Thanks to Neowin for the tip.

I have a lot of PowerToys information from the past. I will dig that up when I get home from Build.

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Comments (24)

24 responses to “Microsoft Reboots the PowerToys for Windows 10”

  1. truerock

    Microsoft bringing back Power Toys makes me think that perhaps someone in Microsoft is thinking that Windows needs to get back to basic PC desktop GUI fundamentals - and, jettison the Windows 8 disaster.

    Looking at Windows 10 File Manager it seems someone figured out not to screw-up File Manager. Looking at Excel... there are apparently individuals in Microsoft who understand how to develop PC desktop GUI applications.

    I think the reason I dislike Windows 10 Paint 3D is because of a few things like - invisible title bar, disappearing icons, ugly color layout, skinny scroll bar, double row of menu, etc. It has a lot of good things in it - it is unfortunately graphically unappealing. I think if the Excel designers worked on Paint 3D they could make it immensely more popular... in fact - that would be a great experiment.

    The problem Microsoft is dealing with may be unmanageble. Obviously the Excel and Word teams are off in their own worlds where the Word team thinks that disappearing scroll bars are a good thing and the Excel team is firmly attached to reality.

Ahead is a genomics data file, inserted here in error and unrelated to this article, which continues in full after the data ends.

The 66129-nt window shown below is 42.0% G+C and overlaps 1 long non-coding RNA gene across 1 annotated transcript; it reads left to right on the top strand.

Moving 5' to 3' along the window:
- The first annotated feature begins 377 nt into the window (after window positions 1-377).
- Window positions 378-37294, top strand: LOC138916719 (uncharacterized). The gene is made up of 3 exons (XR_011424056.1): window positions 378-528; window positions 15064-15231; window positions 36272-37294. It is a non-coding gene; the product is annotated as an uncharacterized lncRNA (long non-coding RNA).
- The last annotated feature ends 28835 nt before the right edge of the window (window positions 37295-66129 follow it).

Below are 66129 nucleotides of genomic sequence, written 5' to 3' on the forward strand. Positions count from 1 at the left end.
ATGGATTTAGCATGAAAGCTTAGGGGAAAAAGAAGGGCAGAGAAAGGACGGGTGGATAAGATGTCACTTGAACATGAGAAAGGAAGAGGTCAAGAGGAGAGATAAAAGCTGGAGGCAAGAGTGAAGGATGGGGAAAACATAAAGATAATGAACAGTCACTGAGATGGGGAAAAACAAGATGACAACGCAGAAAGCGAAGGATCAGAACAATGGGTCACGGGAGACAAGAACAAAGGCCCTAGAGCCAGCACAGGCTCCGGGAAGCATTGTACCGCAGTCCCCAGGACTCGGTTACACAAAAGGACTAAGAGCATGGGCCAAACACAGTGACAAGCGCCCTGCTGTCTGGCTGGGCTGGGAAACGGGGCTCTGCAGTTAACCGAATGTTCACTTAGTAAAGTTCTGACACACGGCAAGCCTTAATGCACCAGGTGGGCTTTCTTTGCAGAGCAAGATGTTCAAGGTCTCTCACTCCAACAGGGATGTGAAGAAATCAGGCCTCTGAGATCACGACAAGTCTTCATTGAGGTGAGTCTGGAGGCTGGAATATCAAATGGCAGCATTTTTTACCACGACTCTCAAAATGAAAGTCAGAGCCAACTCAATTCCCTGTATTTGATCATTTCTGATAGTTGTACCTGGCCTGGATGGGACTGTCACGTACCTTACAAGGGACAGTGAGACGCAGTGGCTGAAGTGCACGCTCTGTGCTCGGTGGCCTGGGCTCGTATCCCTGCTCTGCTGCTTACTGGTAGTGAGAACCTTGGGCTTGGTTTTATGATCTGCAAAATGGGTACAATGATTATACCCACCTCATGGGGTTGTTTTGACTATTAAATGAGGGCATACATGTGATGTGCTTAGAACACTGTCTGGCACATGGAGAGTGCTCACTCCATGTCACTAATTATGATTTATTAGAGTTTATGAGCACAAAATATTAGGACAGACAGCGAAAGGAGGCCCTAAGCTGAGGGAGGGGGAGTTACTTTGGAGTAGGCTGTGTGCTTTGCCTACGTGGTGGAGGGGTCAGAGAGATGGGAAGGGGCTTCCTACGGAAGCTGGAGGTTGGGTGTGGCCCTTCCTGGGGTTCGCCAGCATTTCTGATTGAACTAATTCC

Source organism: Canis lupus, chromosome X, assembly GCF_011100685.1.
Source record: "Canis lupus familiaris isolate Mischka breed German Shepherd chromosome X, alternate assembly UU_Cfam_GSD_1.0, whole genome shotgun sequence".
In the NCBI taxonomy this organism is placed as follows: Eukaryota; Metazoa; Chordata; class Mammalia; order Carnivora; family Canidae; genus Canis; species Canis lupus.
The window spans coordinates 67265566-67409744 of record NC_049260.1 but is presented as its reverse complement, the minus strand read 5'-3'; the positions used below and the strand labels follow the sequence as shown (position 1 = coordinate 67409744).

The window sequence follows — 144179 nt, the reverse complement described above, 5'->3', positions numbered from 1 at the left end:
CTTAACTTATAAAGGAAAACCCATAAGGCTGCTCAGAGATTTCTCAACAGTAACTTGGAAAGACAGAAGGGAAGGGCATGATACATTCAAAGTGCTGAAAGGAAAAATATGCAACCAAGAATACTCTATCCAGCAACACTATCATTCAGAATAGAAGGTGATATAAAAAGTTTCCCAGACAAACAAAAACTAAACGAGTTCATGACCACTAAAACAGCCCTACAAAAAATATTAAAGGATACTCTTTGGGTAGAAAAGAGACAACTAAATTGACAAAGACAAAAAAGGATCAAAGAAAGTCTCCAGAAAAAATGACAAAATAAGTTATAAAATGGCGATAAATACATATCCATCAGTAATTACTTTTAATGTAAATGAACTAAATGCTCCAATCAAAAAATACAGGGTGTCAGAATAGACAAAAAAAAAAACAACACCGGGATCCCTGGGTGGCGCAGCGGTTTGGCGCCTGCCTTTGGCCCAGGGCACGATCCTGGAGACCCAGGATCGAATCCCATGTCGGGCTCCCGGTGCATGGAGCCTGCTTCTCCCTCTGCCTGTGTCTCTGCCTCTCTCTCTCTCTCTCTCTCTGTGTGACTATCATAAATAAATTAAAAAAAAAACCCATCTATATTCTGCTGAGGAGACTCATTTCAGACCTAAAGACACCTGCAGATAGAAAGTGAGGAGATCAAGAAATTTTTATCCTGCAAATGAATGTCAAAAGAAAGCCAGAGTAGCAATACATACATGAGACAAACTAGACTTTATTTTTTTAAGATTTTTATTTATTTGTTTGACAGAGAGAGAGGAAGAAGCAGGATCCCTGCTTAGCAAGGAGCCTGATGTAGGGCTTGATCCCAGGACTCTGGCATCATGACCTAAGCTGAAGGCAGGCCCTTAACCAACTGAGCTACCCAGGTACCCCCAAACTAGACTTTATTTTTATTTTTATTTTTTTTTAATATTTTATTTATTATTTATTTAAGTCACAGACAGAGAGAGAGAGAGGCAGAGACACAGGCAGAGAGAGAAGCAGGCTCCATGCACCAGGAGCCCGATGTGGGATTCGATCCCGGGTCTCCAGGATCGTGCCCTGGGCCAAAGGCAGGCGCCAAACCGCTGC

2. dcdevito

    Batch file rename!

  3. Winner

    I need the power toy that removes all the crapware from Windows 10.

  4. ommoran

    My kingdom for the image resize powertoy.

    With optional convert to a different format. Especially out of the damned HEIC format.

  5. jgraebner

    I can see the virtual desktop features as being a power user thing, but why in the world isn't the Windows Key shortcut guide a standard feature of Windows?

  6. blackcomb

    I was unaware of this back in the day. Can't wait to have it on Windows 10. Especially the shortcut guide.

  7. bcalla

    I still use PowerToy Calc. Love it

  8. hrlngrv

    I'd love a new take on a graphing calculator like the one in XP Powertoys. Though even better would be a Windows port of the GUI version of Linux's Genius Math Tool. Maybe MSFT could port it as a Powertoy. [MSFT Mathematics is way too much for the simple stuff and way too much less than Wolfram Alpha for anything involved.]